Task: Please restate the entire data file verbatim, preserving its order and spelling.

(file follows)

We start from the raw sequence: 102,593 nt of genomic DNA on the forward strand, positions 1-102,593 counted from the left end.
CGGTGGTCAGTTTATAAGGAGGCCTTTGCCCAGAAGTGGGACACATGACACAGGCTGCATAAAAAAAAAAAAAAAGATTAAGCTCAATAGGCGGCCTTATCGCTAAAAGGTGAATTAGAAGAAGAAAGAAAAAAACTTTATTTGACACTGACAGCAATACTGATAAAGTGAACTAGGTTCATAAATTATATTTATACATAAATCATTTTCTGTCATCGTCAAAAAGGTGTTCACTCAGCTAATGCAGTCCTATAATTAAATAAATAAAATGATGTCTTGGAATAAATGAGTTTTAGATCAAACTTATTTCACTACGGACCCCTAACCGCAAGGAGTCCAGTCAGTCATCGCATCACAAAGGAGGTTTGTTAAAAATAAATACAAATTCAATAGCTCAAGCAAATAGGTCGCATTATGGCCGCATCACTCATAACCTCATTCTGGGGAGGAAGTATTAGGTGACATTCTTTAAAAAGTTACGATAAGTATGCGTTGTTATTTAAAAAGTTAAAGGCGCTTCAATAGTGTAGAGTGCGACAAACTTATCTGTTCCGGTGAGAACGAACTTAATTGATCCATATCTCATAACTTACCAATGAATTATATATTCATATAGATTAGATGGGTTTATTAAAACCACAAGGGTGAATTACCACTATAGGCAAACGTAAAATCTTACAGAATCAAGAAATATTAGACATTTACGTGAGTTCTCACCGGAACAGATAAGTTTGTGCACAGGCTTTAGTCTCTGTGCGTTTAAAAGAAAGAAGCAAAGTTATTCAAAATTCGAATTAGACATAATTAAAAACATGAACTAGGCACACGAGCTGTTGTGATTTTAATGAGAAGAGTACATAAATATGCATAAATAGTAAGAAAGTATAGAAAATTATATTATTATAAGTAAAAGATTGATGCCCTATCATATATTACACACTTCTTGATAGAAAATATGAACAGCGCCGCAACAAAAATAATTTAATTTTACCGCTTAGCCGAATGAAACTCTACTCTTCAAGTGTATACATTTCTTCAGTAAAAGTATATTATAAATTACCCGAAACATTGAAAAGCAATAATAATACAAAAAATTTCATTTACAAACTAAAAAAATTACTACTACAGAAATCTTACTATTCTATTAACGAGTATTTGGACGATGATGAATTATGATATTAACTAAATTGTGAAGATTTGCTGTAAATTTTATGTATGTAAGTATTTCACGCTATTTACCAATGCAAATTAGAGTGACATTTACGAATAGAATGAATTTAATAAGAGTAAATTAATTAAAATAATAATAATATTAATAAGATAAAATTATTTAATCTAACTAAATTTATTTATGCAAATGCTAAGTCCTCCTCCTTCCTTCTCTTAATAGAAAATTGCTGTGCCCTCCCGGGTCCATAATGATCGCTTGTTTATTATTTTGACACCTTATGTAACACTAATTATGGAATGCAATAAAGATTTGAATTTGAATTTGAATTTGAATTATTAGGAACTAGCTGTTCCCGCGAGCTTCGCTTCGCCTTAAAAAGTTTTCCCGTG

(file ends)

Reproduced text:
We start from the raw sequence: 102,593 nt of genomic DNA on the forward strand, positions 1-102,593 counted from the left end.
CGGTGGTCAGTTTATAAGGAGGCCTTTGCCCAGAAGTGGGACACATGACACAGGCTGCATAAAAAAAAAAAAAAAGATTAAGCTCAATAGGCGGCCTTATCGCTAAAAGGTGAATTAGAAGAAGAAAGAAAAAAACTTTATTTGACACTGACAGCAATACTGATAAAGTGAACTAGGTTCATAAATTATATTTATACATAAATCATTTTCTGTCATCGTCAAAAAGGTGTTCACTCAGCTAATGCAGTCCTATAATTAAATAAATAAAATGATGTCTTGGAATAAATGAGTTTTAGATCAAACTTATTTCACTACGGACCCCTAACCGCAAGGAGTCCAGTCAGTCATCGCATCACAAAGGAGGTTTGTTAAAAATAAATACAAATTCAATAGCTCAAGCAAATAGGTCGCATTATGGCCGCATCACTCATAACCTCATTCTGGGGAGGAAGTATTAGGTGACATTCTTTAAAAAGTTACGATAAGTATGCGTTGTTATTTAAAAAGTTAAAGGCGCTTCAATAGTGTAGAGTGCGACAAACTTATCTGTTCCGGTGAGAACGAACTTAATTGATCCATATCTCATAACTTACCAATGAATTATATATTCATATAGATTAGATGGGTTTATTAAAACCACAAGGGTGAATTACCACTATAGGCAAACGTAAAATCTTACAGAATCAAGAAATATTAGACATTTACGTGAGTTCTCACCGGAACAGATAAGTTTGTGCACAGGCTTTAGTCTCTGTGCGTTTAAAAGAAAGAAGCAAAGTTATTCAAAATTCGAATTAGACATAATTAAAAACATGAACTAGGCACACGAGCTGTTGTGATTTTAATGAGAAGAGTACATAAATATGCATAAATAGTAAGAAAGTATAGAAAATTATATTATTATAAGTAAAAGATTGATGCCCTATCATATATTACACACTTCTTGATAGAAAATATGAACAGCGCCGCAACAAAAATAATTTAATTTTACCGCTTAGCCGAATGAAACTCTACTCTTCAAGTGTATACATTTCTTCAGTAAAAGTATATTATAAATTACCCGAAACATTGAAAAGCAATAATAATACAAAAAATTTCATTTACAAACTAAAAAAATTACTACTACAGAAATCTTACTATTCTATTAACGAGTATTTGGACGATGATGAATTATGATATTAACTAAATTGTGAAGATTTGCTGTAAATTTTATGTATGTAAGTATTTCACGCTATTTACCAATGCAAATTAGAGTGACATTTACGAATAGAATGAATTTAATAAGAGTAAATTAATTAAAATAATAATAATATTAATAAGATAAAATTATTTAATCTAACTAAATTTATTTATGCAAATGCTAAGTCCTCCTCCTTCCTTCTCTTAATAGAAAATTGCTGTGCCCTCCCGGGTCCATAATGATCGCTTGTTTATTATTTTGACACCTTATGTAACACTAATTATGGAATGCAATAAAGATTTGAATTTGAATTTGAATTTGAATTATTAGGAACTAGCTGTTCCCGCGAGCTTCGCTTCGCCTTAAAAAGTTTTCCCGTG